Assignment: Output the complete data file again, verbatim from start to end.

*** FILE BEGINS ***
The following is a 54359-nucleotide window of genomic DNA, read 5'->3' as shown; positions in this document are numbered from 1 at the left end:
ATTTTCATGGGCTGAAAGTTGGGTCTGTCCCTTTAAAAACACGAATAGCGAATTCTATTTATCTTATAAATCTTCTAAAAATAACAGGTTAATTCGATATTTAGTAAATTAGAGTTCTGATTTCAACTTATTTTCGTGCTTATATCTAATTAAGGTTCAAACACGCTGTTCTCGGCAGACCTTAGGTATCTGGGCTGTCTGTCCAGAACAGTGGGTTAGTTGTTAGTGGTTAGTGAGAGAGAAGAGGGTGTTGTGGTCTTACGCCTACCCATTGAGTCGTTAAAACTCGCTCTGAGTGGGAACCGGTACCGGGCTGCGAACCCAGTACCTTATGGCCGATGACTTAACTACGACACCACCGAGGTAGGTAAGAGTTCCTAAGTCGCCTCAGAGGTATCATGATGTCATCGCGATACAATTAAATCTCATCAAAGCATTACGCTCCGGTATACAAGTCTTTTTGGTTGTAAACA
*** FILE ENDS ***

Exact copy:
The following is a 54359-nucleotide window of genomic DNA, read 5'->3' as shown; positions in this document are numbered from 1 at the left end:
ATTTTCATGGGCTGAAAGTTGGGTCTGTCCCTTTAAAAACACGAATAGCGAATTCTATTTATCTTATAAATCTTCTAAAAATAACAGGTTAATTCGATATTTAGTAAATTAGAGTTCTGATTTCAACTTATTTTCGTGCTTATATCTAATTAAGGTTCAAACACGCTGTTCTCGGCAGACCTTAGGTATCTGGGCTGTCTGTCCAGAACAGTGGGTTAGTTGTTAGTGGTTAGTGAGAGAGAAGAGGGTGTTGTGGTCTTACGCCTACCCATTGAGTCGTTAAAACTCGCTCTGAGTGGGAACCGGTACCGGGCTGCGAACCCAGTACCTTATGGCCGATGACTTAACTACGACACCACCGAGGTAGGTAAGAGTTCCTAAGTCGCCTCAGAGGTATCATGATGTCATCGCGATACAATTAAATCTCATCAAAGCATTACGCTCCGGTATACAAGTCTTTTTGGTTGTAAACA